The most hilarious thing about this statistic is that Adrien Brody is both the youngest Best Actor winner at 29 And the only twentysomething winner. Meanwhile "29" is actually the most common age to win Best Actress. These eight women all accomplished it and none of them were anywhere close to making a "youngest" list.
- NATHANIEL R
I’m seeing all these trade dispatches on a movie about The Ramones with Martin Scorsese, which came out of a Billboard story where the family mentioned various possible projects timed to the seminal punk band’s 40th anniversary. Here’s the truth: there is no script. Scorsese has an attachment, but he has also so many obligations, he might want to be sedated.
Scorsese is posting the pilot he directed for the HBO ’70s rock and roll series he’s doing with Mick Jagger and Boardwalk Empire creator Terence Winter; he next directs Silence, an adaptation of the Shusaku Endo novel that has taken Scorsese about two decades to finally get to, and is the kind of movie that takes a lot of time. He’s also going to direct the pilot for Ashecliffe, the Dennis Lehane-scripted series based on Shutter Island. Then there are many other projects he’s percolating, »
- Mike Fleming Jr
Chairman Thomas J Barrack Jr said the movie reflected “stability and maturity” as top brass seek to grow the development and production business.
The securitisation included the issuance of a $250m aggregate principal amount of 3.34% of film library asset-backed notes offering due in 2026, as well as a $25m revolving credit facility.
It is understood the Santa Monica-based company has no immediate plans to use the credit funds until required.
“This refinancing reflects the stability and maturity of Miramax as an operating company and represents the next step in the company’s evolution,” said Barrack Jr.
“We appreciate that the market recognises Miramax’s quality of content, combined with the consistency, length, diversity and credit quality of contractual income streams, and we look forward to putting these additional funds to work as we grow new production in line with the powerful Miramax brand.”
Barclays served as the sole structuring advisor and sole bookrunner for the securitisation as well »
- email@example.com (Jeremy Kay)
The arrival of The Expendables 3 leads James to the conclusion that, when it comes to being an action hero, age is just a number...
"All I have produced before the age of 70 is not worth taking into account. At 73 I have learned a little... a little about the real structure of nature, of animals, plants, trees, birds, fishes and insects. In consequence when I am 80, I shall have made still more progress. At 90 I shall penetrate the mystery of things; at 100 I shall certainly have reached a marvellous stage; and when I am 110, everything I do, be it a dot or a line, will be alive." - Hokusai, the Japanese artist who painted the famous 'Great Wave off Kanagawa' and kept on creating astounding art until his death at the age of 88.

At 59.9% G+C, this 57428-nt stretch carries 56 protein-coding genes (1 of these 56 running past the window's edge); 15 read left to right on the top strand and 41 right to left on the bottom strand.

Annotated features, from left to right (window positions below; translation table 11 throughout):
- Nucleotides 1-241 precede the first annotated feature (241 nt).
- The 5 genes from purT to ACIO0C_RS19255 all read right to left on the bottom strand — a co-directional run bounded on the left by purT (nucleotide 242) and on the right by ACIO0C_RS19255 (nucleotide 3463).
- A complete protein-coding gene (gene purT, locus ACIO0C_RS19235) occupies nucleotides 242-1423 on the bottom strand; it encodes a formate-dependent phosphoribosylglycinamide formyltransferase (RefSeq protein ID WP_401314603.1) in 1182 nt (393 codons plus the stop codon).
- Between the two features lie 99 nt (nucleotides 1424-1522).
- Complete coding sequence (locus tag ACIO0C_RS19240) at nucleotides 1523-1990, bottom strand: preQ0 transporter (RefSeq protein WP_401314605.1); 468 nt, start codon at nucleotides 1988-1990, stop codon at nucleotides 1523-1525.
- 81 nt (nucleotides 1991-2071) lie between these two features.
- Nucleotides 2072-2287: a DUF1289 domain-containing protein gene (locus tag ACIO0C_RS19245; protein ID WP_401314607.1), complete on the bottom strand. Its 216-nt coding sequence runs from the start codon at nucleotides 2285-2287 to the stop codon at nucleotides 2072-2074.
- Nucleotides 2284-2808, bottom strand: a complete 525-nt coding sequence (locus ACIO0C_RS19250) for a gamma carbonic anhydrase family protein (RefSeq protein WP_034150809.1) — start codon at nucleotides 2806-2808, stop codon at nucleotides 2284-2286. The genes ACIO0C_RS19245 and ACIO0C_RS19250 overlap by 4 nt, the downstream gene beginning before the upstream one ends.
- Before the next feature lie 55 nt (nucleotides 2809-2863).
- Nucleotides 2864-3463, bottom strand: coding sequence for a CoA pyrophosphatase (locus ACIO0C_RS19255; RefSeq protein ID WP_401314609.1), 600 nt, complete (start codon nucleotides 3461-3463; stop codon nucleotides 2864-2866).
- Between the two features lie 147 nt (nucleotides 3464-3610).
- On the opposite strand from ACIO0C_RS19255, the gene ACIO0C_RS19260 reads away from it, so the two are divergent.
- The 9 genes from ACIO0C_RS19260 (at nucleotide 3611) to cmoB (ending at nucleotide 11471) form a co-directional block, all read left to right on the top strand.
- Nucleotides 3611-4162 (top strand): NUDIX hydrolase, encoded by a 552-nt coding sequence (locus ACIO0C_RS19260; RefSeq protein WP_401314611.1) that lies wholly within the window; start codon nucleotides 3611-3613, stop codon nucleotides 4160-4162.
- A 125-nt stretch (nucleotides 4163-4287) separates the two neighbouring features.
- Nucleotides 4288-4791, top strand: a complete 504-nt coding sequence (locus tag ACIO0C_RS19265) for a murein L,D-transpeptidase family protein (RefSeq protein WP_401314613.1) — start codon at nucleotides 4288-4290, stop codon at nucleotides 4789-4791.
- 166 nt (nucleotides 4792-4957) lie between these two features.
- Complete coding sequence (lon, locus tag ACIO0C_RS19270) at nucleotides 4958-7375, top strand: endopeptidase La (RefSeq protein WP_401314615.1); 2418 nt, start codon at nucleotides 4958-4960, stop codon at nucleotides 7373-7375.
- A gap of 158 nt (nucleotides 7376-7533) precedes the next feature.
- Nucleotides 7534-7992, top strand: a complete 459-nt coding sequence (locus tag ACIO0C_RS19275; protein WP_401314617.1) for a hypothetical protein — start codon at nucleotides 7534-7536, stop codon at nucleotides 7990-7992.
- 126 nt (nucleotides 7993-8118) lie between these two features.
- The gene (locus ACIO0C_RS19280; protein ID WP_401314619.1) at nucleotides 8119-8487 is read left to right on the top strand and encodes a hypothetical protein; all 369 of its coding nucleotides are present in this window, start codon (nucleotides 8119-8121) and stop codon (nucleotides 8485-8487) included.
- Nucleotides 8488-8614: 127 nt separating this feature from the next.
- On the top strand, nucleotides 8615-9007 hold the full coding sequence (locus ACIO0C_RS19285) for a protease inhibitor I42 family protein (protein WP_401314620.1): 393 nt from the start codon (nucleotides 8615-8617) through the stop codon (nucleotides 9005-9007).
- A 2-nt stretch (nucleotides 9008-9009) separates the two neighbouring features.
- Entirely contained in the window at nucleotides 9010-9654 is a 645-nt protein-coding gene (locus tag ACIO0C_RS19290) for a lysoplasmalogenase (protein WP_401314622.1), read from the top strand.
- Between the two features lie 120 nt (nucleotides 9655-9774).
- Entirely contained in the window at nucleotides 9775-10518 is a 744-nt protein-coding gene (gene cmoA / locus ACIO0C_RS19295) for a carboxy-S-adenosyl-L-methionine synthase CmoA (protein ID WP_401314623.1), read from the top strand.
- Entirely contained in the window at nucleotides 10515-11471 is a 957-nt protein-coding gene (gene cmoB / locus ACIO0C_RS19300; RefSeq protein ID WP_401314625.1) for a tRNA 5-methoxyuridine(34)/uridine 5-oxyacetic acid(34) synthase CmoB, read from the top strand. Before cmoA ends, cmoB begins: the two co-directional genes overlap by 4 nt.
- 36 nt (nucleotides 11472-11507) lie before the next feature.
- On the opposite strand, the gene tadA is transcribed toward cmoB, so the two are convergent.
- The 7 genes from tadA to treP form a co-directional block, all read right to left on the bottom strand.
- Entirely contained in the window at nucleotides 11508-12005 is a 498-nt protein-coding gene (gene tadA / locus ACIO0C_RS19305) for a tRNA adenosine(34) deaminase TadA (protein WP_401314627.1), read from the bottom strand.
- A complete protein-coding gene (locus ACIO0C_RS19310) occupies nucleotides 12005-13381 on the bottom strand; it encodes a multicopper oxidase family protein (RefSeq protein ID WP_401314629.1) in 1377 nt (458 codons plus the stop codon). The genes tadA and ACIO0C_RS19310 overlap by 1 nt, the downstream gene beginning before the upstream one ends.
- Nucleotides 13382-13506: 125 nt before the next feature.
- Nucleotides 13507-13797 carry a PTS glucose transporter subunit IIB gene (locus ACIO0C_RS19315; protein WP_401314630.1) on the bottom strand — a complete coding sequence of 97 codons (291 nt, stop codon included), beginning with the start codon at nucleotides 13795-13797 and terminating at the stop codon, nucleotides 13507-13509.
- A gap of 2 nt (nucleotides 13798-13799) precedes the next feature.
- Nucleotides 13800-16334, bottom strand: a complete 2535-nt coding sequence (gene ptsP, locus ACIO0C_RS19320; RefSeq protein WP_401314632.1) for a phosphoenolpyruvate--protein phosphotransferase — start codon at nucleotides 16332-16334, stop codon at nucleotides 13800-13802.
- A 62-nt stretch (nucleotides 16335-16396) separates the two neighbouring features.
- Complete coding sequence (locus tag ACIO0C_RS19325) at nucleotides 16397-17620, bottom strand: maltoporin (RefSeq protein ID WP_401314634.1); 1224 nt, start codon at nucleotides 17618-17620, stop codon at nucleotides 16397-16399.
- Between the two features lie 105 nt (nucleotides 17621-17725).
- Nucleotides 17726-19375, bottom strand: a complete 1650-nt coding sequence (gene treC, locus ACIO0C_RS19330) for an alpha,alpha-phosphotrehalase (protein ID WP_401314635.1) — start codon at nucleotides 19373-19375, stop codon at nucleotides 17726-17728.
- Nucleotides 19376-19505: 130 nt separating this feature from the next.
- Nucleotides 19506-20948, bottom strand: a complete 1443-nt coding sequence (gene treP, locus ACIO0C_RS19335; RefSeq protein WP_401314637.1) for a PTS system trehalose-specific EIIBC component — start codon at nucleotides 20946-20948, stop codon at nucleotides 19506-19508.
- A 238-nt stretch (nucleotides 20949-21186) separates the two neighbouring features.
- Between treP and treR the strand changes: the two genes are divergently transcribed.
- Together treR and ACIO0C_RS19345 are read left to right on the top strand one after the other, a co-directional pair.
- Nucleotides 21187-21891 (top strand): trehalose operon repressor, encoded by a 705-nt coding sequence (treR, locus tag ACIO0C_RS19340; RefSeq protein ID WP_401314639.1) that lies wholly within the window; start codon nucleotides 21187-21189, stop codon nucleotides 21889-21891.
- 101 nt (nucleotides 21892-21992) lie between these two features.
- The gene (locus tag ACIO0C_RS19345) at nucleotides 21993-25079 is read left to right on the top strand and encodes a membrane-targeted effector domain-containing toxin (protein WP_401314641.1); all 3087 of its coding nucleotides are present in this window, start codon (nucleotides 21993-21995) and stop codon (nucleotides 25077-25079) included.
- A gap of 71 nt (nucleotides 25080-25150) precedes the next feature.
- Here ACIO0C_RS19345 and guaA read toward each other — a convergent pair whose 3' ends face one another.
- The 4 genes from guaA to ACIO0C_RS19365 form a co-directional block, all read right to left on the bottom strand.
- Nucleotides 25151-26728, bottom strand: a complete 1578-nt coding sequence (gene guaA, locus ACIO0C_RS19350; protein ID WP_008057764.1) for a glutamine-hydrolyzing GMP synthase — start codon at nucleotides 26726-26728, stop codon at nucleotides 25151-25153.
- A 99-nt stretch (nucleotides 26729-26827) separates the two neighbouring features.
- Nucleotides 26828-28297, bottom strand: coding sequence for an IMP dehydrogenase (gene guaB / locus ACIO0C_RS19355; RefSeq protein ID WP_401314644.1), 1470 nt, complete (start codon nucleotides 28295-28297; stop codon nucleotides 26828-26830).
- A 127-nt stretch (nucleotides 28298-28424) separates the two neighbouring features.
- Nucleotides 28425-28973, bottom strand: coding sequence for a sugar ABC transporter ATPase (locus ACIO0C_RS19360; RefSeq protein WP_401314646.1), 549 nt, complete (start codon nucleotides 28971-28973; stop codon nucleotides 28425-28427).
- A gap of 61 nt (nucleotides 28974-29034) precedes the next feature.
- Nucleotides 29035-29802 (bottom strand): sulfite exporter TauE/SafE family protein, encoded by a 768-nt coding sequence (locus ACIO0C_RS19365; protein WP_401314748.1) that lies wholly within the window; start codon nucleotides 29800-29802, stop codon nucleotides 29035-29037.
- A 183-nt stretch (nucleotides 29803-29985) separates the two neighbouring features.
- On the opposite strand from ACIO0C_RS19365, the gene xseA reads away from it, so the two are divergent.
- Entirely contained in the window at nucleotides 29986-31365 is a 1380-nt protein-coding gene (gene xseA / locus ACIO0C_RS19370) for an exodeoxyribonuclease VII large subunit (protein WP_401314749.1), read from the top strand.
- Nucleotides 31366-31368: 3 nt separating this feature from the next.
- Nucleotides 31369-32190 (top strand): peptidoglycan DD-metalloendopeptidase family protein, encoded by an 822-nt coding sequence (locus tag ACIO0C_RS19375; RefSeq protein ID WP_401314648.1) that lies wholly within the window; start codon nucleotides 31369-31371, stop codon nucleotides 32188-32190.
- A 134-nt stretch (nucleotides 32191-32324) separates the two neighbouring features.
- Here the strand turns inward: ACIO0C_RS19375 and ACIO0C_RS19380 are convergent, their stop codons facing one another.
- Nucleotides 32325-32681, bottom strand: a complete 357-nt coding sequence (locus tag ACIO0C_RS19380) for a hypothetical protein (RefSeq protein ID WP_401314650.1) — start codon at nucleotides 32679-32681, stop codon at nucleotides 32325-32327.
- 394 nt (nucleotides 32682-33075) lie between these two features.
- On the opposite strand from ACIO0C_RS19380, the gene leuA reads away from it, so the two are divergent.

"I'm too old for this shit." - Roger Murtaugh, the Lapd homicide detective played by Danny Glover »
I had to stop and think about it. When was the first time I encountered Robin Williams? I'm pretty sure it was reruns of "Mork & Mindy" at a young age, if not the boisterous Oscar-nominated performance he gave in Barry Levinson's "Good Morning, Vietnam." By then he had already dazzled countless audiences in "The World According to Garp." Whatever it was, like so many, it was the start of, as his widow noted in a release, "countless moments of joy and laughter" he would deliver for the next three decades of my life. And now, he's gone. It soon became erratic late night appearances with David Letterman and the like, as the movies flowed in. Terry Gilliam's "The Adventures of Baron Munchausen," for instance, or another, much more timid Oscar-nominated performance in Peter Weir's "Dead Poets Society." He continued to spotlight range and versatility in Penny Marshall »
- Kristopher Tapley
Today’s film is the 2010 short Noreen. The film is written and directed by Domhnall Gleeson, and stars Brian Gleeson, Gerard Byrne, and Brendan Gleeson. Gleeson has made a name for himself over his 25 year career with roles in features such as Braveheart, Gangs of New York, Kingdom of Heaven, and In Bruges. His newest film, titled Calvary, opens in limited release in American theatres this weekend.
- Deepayan Sengupta
The 50-year-old actor was wearing a balding wig cap, fake teeth, a blue open shirt with a gold chain, and a black leather jacket as he shot the film's final scenes in Lynn, Massachusetts.
The Scott Cooper-directed crime drama is due for release in cinemas on September 18, 2015.
Bulger spent 16 years at large and 12 years on the FBI Ten Most Wanted Fugitives list before he was arrested in June 2011, aged 81. Prosecutors indicted him for 19 murders and he is currently serving two life terms.
Here are 9 other actors morphing into some of the world's most notorious real-life gangsters below: »